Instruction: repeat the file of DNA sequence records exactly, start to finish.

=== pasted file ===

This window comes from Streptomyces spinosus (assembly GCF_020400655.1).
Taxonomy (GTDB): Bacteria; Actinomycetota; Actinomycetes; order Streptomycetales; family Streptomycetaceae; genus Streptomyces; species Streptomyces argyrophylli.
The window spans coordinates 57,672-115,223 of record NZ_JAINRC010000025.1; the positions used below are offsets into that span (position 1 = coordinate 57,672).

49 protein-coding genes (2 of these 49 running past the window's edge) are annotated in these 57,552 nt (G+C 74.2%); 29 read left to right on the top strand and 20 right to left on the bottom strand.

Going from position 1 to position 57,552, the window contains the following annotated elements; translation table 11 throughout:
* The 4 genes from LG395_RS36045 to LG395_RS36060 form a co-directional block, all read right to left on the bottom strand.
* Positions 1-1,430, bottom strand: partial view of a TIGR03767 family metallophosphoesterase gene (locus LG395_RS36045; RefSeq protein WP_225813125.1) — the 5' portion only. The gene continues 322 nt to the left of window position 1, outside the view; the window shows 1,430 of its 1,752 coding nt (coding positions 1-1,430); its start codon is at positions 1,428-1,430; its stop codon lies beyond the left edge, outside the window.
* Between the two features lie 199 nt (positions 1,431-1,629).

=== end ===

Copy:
This window comes from Streptomyces spinosus (assembly GCF_020400655.1).
Taxonomy (GTDB): Bacteria; Actinomycetota; Actinomycetes; order Streptomycetales; family Streptomycetaceae; genus Streptomyces; species Streptomyces argyrophylli.
The window spans coordinates 57,672-115,223 of record NZ_JAINRC010000025.1; the positions used below are offsets into that span (position 1 = coordinate 57,672).

49 protein-coding genes (2 of these 49 running past the window's edge) are annotated in these 57,552 nt (G+C 74.2%); 29 read left to right on the top strand and 20 right to left on the bottom strand.

Going from position 1 to position 57,552, the window contains the following annotated elements; translation table 11 throughout:
* The 4 genes from LG395_RS36045 to LG395_RS36060 form a co-directional block, all read right to left on the bottom strand.
* Positions 1-1,430, bottom strand: partial view of a TIGR03767 family metallophosphoesterase gene (locus LG395_RS36045; RefSeq protein WP_225813125.1) — the 5' portion only. The gene continues 322 nt to the left of window position 1, outside the view; the window shows 1,430 of its 1,752 coding nt (coding positions 1-1,430); its start codon is at positions 1,428-1,430; its stop codon lies beyond the left edge, outside the window.
* Between the two features lie 199 nt (positions 1,431-1,629).